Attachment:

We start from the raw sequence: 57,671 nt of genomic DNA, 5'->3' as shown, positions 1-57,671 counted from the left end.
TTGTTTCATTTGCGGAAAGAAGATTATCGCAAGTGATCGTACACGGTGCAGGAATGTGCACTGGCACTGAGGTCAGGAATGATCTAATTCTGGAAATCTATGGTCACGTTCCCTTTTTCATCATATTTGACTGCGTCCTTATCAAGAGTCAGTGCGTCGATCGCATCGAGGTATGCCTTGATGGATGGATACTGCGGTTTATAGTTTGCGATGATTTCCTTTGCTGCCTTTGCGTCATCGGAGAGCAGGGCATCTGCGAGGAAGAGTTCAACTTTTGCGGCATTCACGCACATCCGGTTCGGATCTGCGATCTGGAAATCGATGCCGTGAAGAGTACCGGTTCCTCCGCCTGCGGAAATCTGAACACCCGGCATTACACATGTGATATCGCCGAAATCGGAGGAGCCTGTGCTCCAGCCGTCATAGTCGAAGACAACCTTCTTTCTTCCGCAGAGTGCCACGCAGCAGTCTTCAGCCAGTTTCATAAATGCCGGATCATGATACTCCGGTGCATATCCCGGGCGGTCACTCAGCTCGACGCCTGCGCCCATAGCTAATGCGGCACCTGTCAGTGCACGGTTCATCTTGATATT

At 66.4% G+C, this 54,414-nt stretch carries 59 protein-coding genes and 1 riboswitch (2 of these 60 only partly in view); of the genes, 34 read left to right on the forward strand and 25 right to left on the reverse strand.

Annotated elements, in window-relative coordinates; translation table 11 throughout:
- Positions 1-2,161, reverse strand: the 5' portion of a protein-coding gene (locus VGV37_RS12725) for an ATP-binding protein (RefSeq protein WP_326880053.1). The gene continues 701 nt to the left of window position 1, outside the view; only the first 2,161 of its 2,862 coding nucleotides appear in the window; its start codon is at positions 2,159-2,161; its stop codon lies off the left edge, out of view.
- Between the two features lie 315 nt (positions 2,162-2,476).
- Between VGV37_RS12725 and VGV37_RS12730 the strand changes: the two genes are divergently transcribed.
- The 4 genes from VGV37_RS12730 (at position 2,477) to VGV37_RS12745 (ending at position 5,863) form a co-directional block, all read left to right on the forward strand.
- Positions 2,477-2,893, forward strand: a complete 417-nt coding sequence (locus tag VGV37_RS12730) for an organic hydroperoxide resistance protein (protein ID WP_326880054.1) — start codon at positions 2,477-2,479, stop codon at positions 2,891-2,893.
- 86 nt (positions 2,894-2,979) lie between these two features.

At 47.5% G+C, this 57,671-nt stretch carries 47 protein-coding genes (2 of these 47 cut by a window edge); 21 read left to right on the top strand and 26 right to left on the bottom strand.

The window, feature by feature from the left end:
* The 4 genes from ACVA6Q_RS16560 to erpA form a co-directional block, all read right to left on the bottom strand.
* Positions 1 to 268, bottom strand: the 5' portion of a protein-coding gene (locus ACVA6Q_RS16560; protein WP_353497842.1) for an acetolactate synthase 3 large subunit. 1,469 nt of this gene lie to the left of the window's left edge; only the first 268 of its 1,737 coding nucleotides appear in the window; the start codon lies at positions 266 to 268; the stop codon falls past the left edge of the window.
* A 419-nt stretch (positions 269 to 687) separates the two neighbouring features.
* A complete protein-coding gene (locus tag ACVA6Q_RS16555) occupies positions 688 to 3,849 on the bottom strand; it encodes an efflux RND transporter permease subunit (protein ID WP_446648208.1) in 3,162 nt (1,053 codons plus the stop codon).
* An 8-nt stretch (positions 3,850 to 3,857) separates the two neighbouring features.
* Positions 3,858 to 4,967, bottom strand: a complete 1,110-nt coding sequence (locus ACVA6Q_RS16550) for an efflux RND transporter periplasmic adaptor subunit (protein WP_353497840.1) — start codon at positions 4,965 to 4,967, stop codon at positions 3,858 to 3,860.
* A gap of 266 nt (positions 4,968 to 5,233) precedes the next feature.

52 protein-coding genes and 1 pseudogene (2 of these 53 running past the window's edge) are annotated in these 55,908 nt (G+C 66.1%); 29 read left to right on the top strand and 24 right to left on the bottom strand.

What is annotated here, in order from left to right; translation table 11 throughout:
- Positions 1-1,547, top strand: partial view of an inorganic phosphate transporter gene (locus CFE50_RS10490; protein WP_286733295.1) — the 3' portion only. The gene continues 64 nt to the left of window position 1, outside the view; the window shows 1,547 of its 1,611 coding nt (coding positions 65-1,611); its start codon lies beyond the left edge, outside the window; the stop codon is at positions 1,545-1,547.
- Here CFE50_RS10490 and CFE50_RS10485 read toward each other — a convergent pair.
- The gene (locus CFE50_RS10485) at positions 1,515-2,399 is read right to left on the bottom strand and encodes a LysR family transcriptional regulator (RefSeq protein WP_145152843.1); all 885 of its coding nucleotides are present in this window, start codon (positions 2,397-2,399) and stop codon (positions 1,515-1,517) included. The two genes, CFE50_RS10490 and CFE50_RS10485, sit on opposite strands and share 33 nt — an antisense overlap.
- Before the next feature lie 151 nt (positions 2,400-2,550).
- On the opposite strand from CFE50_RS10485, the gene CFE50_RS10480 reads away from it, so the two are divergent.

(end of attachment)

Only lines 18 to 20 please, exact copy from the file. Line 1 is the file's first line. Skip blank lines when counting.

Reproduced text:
* Positions 3,858 to 4,967, bottom strand: a complete 1,110-nt coding sequence (locus ACVA6Q_RS16550) for an efflux RND transporter periplasmic adaptor subunit (protein WP_353497840.1) — start codon at positions 4,965 to 4,967, stop codon at positions 3,858 to 3,860.
* A gap of 266 nt (positions 4,968 to 5,233) precedes the next feature.

52 protein-coding genes and 1 pseudogene (2 of these 53 running past the window's edge) are annotated in these 55,908 nt (G+C 66.1%); 29 read left to right on the top strand and 24 right to left on the bottom strand.